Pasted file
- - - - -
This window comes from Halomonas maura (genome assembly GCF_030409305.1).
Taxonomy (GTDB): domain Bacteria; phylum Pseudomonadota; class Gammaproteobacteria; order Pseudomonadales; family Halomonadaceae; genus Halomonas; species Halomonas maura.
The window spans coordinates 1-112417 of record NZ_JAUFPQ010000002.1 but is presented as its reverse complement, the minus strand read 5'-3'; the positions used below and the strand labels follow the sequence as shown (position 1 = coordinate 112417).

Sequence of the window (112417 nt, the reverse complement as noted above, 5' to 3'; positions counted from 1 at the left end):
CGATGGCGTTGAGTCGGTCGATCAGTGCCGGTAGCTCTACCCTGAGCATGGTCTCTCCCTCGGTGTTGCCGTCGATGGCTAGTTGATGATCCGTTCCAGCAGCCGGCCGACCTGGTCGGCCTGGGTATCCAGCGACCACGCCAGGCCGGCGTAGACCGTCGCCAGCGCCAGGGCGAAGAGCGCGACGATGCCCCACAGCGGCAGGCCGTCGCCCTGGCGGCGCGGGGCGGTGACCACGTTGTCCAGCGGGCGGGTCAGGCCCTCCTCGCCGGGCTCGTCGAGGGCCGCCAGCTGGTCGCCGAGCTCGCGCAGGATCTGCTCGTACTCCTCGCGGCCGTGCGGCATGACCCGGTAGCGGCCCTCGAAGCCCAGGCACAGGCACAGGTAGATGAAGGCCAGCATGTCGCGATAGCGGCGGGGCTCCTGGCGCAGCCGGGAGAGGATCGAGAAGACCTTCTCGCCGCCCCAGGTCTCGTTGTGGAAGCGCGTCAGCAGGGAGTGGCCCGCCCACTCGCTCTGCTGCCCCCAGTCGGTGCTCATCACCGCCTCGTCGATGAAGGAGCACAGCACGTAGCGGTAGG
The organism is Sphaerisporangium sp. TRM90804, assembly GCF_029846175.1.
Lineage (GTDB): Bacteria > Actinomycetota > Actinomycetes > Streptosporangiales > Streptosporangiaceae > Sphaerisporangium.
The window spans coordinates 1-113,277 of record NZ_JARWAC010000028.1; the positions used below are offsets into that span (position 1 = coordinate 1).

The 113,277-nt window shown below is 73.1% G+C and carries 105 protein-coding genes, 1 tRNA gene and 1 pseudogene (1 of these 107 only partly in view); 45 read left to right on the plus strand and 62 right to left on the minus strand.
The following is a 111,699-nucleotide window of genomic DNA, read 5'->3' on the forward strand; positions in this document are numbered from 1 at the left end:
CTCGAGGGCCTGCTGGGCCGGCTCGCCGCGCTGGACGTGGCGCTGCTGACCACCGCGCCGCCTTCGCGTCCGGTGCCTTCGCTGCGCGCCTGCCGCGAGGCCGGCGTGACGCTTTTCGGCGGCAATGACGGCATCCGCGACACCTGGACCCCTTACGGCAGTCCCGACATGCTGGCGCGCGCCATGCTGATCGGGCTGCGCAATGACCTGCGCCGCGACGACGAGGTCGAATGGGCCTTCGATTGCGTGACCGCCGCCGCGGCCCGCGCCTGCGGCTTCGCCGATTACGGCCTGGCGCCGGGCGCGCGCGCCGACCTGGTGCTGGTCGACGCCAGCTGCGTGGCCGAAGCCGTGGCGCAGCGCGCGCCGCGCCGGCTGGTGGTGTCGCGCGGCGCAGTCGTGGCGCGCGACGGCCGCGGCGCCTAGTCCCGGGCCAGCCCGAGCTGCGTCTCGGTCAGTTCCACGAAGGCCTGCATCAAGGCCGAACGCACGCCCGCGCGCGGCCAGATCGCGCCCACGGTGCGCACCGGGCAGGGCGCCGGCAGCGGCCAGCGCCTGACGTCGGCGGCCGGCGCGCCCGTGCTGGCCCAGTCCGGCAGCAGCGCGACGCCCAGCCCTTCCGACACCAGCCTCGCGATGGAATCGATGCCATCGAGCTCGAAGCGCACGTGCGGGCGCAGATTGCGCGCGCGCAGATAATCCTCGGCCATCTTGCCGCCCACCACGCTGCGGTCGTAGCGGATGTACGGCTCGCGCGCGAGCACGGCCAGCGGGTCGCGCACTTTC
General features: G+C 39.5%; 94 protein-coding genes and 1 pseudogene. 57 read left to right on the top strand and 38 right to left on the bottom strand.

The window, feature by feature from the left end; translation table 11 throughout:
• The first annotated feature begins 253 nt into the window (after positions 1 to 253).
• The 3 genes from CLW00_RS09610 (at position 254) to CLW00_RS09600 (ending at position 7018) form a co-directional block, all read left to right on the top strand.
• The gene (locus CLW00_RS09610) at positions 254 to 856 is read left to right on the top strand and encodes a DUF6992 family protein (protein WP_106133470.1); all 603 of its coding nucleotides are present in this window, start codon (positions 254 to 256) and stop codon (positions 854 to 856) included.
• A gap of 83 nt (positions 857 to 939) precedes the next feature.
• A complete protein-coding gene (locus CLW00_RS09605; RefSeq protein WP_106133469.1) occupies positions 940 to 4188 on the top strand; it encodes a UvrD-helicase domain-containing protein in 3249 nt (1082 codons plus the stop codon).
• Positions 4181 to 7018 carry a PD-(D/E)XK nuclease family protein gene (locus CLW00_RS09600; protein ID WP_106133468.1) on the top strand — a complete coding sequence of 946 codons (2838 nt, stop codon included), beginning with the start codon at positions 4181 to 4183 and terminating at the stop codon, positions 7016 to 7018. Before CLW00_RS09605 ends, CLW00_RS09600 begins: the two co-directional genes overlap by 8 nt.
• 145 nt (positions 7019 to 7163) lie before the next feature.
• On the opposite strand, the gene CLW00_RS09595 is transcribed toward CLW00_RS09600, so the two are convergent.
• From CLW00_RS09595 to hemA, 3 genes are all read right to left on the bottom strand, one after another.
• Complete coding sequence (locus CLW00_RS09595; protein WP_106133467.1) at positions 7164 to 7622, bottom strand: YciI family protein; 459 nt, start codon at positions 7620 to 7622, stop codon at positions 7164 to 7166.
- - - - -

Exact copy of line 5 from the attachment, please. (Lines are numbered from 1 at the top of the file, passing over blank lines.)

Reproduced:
CGATGGCGTTGAGTCGGTCGATCAGTGCCGGTAGCTCTACCCTGAGCATGGTCTCTCCCTCGGTGTTGCCGTCGATGGCTAGTTGATGATCCGTTCCAGCAGCCGGCCGACCTGGTCGGCCTGGGTATCCAGCGACCACGCCAGGCCGGCGTAGACCGTCGCCAGCGCCAGGGCGAAGAGCGCGACGATGCCCCACAGCGGCAGGCCGTCGCCCTGGCGGCGCGGGGCGGTGACCACGTTGTCCAGCGGGCGGGTCAGGCCCTCCTCGCCGGGCTCGTCGAGGGCCGCCAGCTGGTCGCCGAGCTCGCGCAGGATCTGCTCGTACTCCTCGCGGCCGTGCGGCATGACCCGGTAGCGGCCCTCGAAGCCCAGGCACAGGCACAGGTAGATGAAGGCCAGCATGTCGCGATAGCGGCGGGGCTCCTGGCGCAGCCGGGAGAGGATCGAGAAGACCTTCTCGCCGCCCCAGGTCTCGTTGTGGAAGCGCGTCAGCAGGGAGTGGCCCGCCCACTCGCTCTGCTGCCCCCAGTCGGTGCTCATCACCGCCTCGTCGATGAAGGAGCACAGCACGTAGCGGTAGG